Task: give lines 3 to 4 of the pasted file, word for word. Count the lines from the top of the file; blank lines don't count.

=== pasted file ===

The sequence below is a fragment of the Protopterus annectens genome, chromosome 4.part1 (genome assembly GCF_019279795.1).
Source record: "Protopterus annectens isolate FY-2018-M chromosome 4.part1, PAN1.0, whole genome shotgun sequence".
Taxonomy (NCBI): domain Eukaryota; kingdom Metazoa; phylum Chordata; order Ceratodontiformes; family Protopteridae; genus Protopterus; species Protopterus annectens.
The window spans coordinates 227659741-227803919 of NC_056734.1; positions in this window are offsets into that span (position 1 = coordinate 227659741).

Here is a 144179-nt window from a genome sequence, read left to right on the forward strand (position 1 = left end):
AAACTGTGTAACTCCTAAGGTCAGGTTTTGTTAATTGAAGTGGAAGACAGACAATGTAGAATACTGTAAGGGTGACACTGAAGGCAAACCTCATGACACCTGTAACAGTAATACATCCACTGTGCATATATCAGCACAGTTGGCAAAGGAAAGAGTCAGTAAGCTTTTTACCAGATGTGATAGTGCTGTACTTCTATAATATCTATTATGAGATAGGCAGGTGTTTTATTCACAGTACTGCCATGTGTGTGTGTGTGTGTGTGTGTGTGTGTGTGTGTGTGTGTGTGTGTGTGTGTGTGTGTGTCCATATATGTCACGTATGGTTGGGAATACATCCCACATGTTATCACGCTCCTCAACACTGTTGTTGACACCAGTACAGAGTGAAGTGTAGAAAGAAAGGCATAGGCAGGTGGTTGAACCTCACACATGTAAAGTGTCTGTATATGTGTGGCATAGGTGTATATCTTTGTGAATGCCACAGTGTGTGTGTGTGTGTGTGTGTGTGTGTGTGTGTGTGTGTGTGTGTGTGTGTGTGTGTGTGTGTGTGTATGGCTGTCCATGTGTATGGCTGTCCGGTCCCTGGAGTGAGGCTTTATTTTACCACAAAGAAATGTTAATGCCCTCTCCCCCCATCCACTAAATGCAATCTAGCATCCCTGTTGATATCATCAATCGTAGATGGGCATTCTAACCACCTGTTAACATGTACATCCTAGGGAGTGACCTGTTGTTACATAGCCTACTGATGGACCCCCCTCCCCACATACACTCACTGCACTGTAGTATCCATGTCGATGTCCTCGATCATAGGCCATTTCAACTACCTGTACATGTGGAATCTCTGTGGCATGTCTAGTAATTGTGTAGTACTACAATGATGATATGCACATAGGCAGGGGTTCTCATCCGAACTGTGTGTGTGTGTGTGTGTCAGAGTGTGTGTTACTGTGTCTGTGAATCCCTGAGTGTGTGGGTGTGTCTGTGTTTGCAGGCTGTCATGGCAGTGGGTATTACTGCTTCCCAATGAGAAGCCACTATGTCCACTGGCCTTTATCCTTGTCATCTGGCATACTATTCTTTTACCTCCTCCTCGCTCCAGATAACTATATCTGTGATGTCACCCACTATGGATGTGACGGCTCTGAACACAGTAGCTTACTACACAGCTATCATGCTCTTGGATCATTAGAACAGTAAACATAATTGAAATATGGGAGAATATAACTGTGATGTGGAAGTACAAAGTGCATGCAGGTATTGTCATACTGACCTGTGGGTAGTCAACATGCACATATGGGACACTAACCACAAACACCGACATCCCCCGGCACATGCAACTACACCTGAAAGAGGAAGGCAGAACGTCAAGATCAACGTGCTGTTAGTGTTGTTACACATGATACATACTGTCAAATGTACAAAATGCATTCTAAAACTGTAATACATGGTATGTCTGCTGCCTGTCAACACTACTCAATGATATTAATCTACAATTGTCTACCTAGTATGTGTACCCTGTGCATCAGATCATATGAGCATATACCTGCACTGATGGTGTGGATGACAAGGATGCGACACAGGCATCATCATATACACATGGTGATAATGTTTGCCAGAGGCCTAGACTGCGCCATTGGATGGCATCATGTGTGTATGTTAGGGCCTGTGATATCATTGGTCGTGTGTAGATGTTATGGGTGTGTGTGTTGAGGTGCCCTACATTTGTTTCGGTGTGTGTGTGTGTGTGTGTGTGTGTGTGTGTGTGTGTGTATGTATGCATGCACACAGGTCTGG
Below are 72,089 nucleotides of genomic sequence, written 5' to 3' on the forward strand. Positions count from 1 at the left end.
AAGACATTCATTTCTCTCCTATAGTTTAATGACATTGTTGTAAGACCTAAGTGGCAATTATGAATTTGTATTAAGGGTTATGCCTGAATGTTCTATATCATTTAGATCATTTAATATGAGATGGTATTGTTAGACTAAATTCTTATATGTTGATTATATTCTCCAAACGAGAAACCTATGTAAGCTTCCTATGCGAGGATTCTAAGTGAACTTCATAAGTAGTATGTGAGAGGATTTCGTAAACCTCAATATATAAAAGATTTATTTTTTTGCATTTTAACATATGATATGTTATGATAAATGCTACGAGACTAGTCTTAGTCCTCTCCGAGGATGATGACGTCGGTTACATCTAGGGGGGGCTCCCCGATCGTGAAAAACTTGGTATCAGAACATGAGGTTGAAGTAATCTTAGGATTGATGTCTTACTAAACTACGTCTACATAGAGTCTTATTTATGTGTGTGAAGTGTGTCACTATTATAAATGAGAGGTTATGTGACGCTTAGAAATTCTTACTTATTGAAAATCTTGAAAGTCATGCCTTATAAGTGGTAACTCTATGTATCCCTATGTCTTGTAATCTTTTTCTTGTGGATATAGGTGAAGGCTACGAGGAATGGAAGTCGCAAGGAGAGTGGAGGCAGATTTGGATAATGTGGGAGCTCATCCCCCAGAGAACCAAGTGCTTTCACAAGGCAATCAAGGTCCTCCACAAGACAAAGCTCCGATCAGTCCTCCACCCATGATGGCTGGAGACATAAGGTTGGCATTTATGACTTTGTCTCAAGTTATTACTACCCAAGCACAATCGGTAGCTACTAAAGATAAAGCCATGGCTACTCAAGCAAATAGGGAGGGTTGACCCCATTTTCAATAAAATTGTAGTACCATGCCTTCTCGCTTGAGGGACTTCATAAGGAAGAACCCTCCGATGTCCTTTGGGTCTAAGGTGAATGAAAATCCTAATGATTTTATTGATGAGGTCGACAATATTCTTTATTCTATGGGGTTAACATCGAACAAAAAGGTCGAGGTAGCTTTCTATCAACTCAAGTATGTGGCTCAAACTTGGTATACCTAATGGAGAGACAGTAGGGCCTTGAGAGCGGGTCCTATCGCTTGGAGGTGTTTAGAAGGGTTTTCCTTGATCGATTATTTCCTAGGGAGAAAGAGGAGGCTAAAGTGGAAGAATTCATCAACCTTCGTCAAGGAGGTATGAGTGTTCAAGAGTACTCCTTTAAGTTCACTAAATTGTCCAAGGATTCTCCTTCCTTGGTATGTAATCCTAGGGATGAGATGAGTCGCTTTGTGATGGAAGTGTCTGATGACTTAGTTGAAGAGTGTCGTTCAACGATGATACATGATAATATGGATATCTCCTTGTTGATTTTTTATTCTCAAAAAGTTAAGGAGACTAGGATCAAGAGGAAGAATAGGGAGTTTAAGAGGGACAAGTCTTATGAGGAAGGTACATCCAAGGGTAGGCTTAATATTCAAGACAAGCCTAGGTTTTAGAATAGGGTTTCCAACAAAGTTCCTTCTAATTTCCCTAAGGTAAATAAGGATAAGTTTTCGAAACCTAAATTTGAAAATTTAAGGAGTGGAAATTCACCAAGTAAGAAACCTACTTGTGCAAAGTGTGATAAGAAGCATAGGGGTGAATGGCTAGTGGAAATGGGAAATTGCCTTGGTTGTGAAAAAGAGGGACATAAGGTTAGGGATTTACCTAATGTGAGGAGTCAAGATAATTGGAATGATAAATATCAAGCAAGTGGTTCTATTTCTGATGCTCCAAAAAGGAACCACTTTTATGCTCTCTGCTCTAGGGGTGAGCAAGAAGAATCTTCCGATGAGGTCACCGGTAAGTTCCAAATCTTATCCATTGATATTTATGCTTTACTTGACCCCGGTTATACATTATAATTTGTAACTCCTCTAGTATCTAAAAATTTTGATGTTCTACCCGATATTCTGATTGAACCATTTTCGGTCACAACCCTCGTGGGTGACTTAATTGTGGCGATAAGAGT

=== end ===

Taxonomy (NCBI): domain Eukaryota; kingdom Metazoa; phylum Chordata; order Ceratodontiformes; family Protopteridae; genus Protopterus; species Protopterus annectens.
The window spans coordinates 227659741-227803919 of NC_056734.1; positions in this window are offsets into that span (position 1 = coordinate 227659741).